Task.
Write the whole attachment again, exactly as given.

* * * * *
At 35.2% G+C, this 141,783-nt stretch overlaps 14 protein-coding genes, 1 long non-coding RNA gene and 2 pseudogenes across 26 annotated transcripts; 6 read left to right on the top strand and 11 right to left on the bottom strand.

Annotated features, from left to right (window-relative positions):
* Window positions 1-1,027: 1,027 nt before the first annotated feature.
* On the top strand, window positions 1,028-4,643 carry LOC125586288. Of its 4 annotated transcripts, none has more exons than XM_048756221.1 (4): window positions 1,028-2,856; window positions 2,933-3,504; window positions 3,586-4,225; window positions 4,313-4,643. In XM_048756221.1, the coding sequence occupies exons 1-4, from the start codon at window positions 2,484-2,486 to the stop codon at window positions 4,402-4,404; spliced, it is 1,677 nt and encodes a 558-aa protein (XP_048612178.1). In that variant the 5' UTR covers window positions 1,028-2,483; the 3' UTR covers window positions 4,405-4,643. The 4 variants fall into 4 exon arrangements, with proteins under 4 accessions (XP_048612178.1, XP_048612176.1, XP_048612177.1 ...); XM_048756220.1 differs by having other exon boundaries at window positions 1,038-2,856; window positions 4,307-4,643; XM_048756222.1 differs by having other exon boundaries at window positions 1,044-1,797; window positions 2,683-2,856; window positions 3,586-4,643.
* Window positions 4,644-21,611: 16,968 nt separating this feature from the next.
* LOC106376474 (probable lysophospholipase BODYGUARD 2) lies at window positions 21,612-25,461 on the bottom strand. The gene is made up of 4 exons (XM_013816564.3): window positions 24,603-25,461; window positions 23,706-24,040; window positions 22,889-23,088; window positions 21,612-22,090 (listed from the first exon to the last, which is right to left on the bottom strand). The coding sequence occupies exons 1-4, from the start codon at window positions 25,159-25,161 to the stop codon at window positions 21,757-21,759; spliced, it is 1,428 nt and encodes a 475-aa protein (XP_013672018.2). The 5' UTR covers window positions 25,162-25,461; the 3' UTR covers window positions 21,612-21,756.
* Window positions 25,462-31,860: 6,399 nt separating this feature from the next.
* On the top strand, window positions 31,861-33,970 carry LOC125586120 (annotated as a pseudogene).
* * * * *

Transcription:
At 35.2% G+C, this 141,783-nt stretch overlaps 14 protein-coding genes, 1 long non-coding RNA gene and 2 pseudogenes across 26 annotated transcripts; 6 read left to right on the top strand and 11 right to left on the bottom strand.

Annotated features, from left to right (window-relative positions):
* Window positions 1-1,027: 1,027 nt before the first annotated feature.
* On the top strand, window positions 1,028-4,643 carry LOC125586288. Of its 4 annotated transcripts, none has more exons than XM_048756221.1 (4): window positions 1,028-2,856; window positions 2,933-3,504; window positions 3,586-4,225; window positions 4,313-4,643. In XM_048756221.1, the coding sequence occupies exons 1-4, from the start codon at window positions 2,484-2,486 to the stop codon at window positions 4,402-4,404; spliced, it is 1,677 nt and encodes a 558-aa protein (XP_048612178.1). In that variant the 5' UTR covers window positions 1,028-2,483; the 3' UTR covers window positions 4,405-4,643. The 4 variants fall into 4 exon arrangements, with proteins under 4 accessions (XP_048612178.1, XP_048612176.1, XP_048612177.1 ...); XM_048756220.1 differs by having other exon boundaries at window positions 1,038-2,856; window positions 4,307-4,643; XM_048756222.1 differs by having other exon boundaries at window positions 1,044-1,797; window positions 2,683-2,856; window positions 3,586-4,643.
* Window positions 4,644-21,611: 16,968 nt separating this feature from the next.
* LOC106376474 (probable lysophospholipase BODYGUARD 2) lies at window positions 21,612-25,461 on the bottom strand. The gene is made up of 4 exons (XM_013816564.3): window positions 24,603-25,461; window positions 23,706-24,040; window positions 22,889-23,088; window positions 21,612-22,090 (listed from the first exon to the last, which is right to left on the bottom strand). The coding sequence occupies exons 1-4, from the start codon at window positions 25,159-25,161 to the stop codon at window positions 21,757-21,759; spliced, it is 1,428 nt and encodes a 475-aa protein (XP_013672018.2). The 5' UTR covers window positions 25,162-25,461; the 3' UTR covers window positions 21,612-21,756.
* Window positions 25,462-31,860: 6,399 nt separating this feature from the next.
* On the top strand, window positions 31,861-33,970 carry LOC125586120 (annotated as a pseudogene).